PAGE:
In the six years I’ve lived on the Oregon coast, I haven’t felt so much as a tremor. Reality isn’t based solely on my experiences though, and I’d be foolish to assume it does. Our area has a history of earthquakes, so it’s important to be prepared, especially living near a tsunami zone. Emergency management experts for the region say we’re overdue for the big one, an earthquake strong enough to shake the ground for five minutes, causing landslides and a 50-foot high tidal wave. The thought of that is enough to send me into fetal position. Even if the big one doesn’t happen in my lifetime, we’re still at risk for tidal waves originating from across the ocean. That happened in 2011, when there was 9.0 magnitude earthquake in Japan. Fortunately, the waves that reached our shores were small and did minimal damage, but debris from that natural disaster still washes up on our beaches, several years later.
My children regularly practice earthquake and tsunami drills at school, taking refuge under desks for the shaking and then filing out of the building in an orderly fashion to walk up a hill. They know they’ve got about 15 minutes, maybe less, to get to safety, assuming our bridges haven’t crumbled. We know where they’ll be if a quake happens during the school day, and we know where we’ll meet if a different scenario happens, say, they’re at home and I’m at work.
We put together a Go Bag, which is exactly what it sounds like—a bag filled with the essentials we’ll need in an emergency where we can’t stay in our house (earthquake, tsunami, zombie apocalypse, you get the idea). The thing weighs 50 pounds, and it would be tough to carry it alone, but we’ve tried it out and we can all tote it without falling over and kicking the air helplessly like a turtle on its back. If we have a longer warning, we’ve got a plan B, which involves packing more survival gear. We have to assume there will be power outages, and communication will be disrupted if cell towers go down. This is not too scary of an idea though, because every winter we face storms with gale force winds, and we’re used to living days without power.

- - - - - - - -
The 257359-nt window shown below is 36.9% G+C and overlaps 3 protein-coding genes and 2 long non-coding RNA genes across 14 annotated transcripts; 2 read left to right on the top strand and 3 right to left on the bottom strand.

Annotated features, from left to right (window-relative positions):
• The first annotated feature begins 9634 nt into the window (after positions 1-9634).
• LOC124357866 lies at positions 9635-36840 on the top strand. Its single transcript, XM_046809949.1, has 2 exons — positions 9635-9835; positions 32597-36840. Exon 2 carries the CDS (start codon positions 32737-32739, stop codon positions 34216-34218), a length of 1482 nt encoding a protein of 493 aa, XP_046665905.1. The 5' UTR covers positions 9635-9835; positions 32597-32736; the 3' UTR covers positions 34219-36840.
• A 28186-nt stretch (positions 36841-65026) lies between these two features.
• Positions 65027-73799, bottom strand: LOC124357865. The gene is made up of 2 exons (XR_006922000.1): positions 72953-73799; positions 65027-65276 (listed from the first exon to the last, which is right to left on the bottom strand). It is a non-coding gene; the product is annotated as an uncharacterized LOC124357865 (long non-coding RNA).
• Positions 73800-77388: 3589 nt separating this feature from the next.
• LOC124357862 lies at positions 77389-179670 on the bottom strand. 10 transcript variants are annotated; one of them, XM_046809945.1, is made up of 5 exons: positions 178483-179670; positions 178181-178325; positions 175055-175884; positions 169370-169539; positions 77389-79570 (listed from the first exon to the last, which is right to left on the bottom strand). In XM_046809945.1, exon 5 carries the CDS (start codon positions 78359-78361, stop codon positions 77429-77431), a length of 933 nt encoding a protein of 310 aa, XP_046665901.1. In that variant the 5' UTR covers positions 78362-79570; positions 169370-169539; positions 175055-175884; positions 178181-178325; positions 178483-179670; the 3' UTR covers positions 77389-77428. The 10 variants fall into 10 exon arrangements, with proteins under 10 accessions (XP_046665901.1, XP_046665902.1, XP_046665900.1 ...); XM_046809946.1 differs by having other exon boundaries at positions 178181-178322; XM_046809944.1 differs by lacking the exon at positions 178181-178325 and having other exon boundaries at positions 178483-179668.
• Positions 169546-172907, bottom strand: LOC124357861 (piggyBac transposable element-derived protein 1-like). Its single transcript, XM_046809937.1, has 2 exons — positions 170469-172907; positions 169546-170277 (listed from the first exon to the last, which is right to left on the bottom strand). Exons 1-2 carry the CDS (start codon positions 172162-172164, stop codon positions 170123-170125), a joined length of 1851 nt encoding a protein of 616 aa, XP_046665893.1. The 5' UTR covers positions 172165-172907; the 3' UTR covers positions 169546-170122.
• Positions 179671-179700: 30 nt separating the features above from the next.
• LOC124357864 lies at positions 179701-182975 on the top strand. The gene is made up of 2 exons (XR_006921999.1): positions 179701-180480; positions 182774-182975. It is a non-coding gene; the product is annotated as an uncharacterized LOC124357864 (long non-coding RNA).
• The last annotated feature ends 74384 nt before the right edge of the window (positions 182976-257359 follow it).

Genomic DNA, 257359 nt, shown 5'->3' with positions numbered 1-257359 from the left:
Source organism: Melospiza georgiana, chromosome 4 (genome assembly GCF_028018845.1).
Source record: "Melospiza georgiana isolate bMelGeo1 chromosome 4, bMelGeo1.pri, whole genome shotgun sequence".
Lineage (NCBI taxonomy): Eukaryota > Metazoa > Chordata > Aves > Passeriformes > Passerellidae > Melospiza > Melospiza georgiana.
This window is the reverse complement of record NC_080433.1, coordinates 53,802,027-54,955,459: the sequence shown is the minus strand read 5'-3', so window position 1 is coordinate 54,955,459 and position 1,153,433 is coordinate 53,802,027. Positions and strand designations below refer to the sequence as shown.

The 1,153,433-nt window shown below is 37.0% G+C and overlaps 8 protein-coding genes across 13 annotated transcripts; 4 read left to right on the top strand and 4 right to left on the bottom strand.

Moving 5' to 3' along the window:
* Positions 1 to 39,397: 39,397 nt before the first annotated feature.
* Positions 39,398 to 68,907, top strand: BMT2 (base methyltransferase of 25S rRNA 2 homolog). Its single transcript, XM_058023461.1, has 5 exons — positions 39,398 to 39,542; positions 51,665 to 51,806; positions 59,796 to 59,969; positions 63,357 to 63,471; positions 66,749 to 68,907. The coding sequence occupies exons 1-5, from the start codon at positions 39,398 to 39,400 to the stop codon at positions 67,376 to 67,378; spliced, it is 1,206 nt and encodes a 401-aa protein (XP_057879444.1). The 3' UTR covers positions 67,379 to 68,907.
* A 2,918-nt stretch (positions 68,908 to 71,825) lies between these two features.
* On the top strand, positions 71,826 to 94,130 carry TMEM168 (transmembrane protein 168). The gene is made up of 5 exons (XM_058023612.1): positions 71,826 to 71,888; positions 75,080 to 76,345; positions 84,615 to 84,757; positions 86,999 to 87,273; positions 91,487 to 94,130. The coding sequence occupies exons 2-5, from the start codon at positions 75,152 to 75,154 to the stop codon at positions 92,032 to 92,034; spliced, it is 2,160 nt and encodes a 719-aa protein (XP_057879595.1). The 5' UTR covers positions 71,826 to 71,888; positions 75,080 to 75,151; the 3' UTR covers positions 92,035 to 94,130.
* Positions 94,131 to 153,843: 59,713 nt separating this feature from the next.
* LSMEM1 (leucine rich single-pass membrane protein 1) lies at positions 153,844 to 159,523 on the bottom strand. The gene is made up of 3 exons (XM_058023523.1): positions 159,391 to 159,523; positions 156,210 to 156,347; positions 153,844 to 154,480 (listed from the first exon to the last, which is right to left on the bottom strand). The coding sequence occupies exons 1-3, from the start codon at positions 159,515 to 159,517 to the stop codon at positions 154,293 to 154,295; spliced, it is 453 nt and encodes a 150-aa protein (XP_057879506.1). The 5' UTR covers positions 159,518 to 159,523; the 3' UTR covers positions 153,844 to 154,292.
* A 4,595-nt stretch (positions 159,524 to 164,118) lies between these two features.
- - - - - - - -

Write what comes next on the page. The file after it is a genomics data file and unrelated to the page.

The most disturbing thing about preparing our emergency kit was creating our own missing persons posters. It was a little like writing your own obituary—a morbid exercise. You have to list your height, weight, hair and eye color, and any identifying characteristics (like birthmarks or scars). That’s so you can be found alive and reunited with your loved ones, best case scenario, but also so your body can be identified if you don’t make it. Like I said, morbid.
Still, we have to assume that one of us could get separated, if somebody is in a different location when the quake hits. We even created a poster for the dog. In an ideal situation, if there can be an ideal in a terrible event like this, we’d have time to get our dog into her harness, or at least attach a leash to her collar, and calmly take her for a walk to our designated meeting point. Odds are, that won’t happen. As neurotic as Gryphon is, she’ll hide under one of our beds the second the shaking starts, and we’ll never be able to coax her out. In that case, we’re just going to have to leave her behind, as heartless as that sounds. We love her, but we can get a new dog. We can’t replace each other. Our piranha, by the way, is toast. The only way Gladiator gets to come along is if he’s dinner.
We’re not really okay with sacrificing the dog and the piranha, but we have to be. We also have to be okay with sacrificing everything else we’re forced to leave behind. I’d love to save family photos, but I just can’t. Maybe, if there’s time, I could grab one or two favorites, but they’ll take up precious room if we’re able to take our car, and there’s no room at all in the Go Bag. Forget about clothing, furniture, or my beloved books—all that is gone in a situation like this. I will grab my lap top if I can, since there are photos on that as well as my works in progress and other information that would be helpful in rebuilding our lives. It’s a sobering thought to look around me and realize all the material goods I depend on—let’s be honest, cling to for comfort—could be gone. But isn’t that going to be the case regardless? I’m not going to live forever, and I can’t take any of those things with me when I die. They’re only material things. What matters—the people I love—those are the things I can’t bear to leave behind.
© Melissa Eskue Ousley 2016
When I moved to the Oregon coast five years ago, the first place I went was to the wreck of the Peter Iredale. As I stood next to that rusted iron hull and dipped my toes in the frigid surf, I remember feeling blessed to live in the beautiful Pacific Northwest. I felt like I was finally home after wandering in the wilderness for many years. I turned forty last year, and started a new birthday tradition: to revisit that moment each year, sneaking away to the shipwreck to slip my feet into the ocean. A ritual to reflect on my life and express gratitude for the good things.
I celebrated my birthday this week, but didn’t have a chance to visit the Peter Iredale on the actual day of my birth. Twin storms blew in, and with hurricane force winds and twenty foot waves, the beach wasn’t exactly peaceful. I visited once the winds calmed down, but even then, I had to brave freezing rain to set foot in the shipwreck for a few short moments.